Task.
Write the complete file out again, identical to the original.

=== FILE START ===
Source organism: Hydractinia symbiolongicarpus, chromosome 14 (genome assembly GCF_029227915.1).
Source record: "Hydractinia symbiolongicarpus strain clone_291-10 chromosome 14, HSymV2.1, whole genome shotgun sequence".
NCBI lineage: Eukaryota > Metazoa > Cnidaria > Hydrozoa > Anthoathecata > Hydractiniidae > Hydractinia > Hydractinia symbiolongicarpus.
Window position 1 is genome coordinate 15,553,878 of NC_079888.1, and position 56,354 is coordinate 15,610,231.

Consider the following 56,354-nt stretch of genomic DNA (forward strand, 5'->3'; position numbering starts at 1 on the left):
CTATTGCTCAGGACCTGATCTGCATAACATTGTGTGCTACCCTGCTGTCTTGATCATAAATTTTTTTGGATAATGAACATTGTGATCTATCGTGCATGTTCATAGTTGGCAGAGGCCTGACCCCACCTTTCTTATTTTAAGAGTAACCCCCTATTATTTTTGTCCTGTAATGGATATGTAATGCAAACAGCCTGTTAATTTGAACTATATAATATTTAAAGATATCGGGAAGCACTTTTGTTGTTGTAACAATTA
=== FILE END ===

Source organism: Hydractinia symbiolongicarpus, chromosome 14 (genome assembly GCF_029227915.1).
Source record: "Hydractinia symbiolongicarpus strain clone_291-10 chromosome 14, HSymV2.1, whole genome shotgun sequence".
NCBI lineage: Eukaryota > Metazoa > Cnidaria > Hydrozoa > Anthoathecata > Hydractiniidae > Hydractinia > Hydractinia symbiolongicarpus.
Window position 1 is genome coordinate 15,553,878 of NC_079888.1, and position 56,354 is coordinate 15,610,231.

Consider the following 56,354-nt stretch of genomic DNA (forward strand, 5'->3'; position numbering starts at 1 on the left):
CTATTGCTCAGGACCTGATCTGCATAACATTGTGTGCTACCCTGCTGTCTTGATCATAAATTTTTTTGGATAATGAACATTGTGATCTATCGTGCATGTTCATAGTTGGCAGAGGCCTGACCCCACCTTTCTTATTTTAAGAGTAACCCCCTATTATTTTTGTCCTGTAATGGATATGTAATGCAAACAGCCTGTTAATTTGAACTATATAATATTTAAAGATATCGGGAAGCACTTTTGTTGTTGTAACAATTA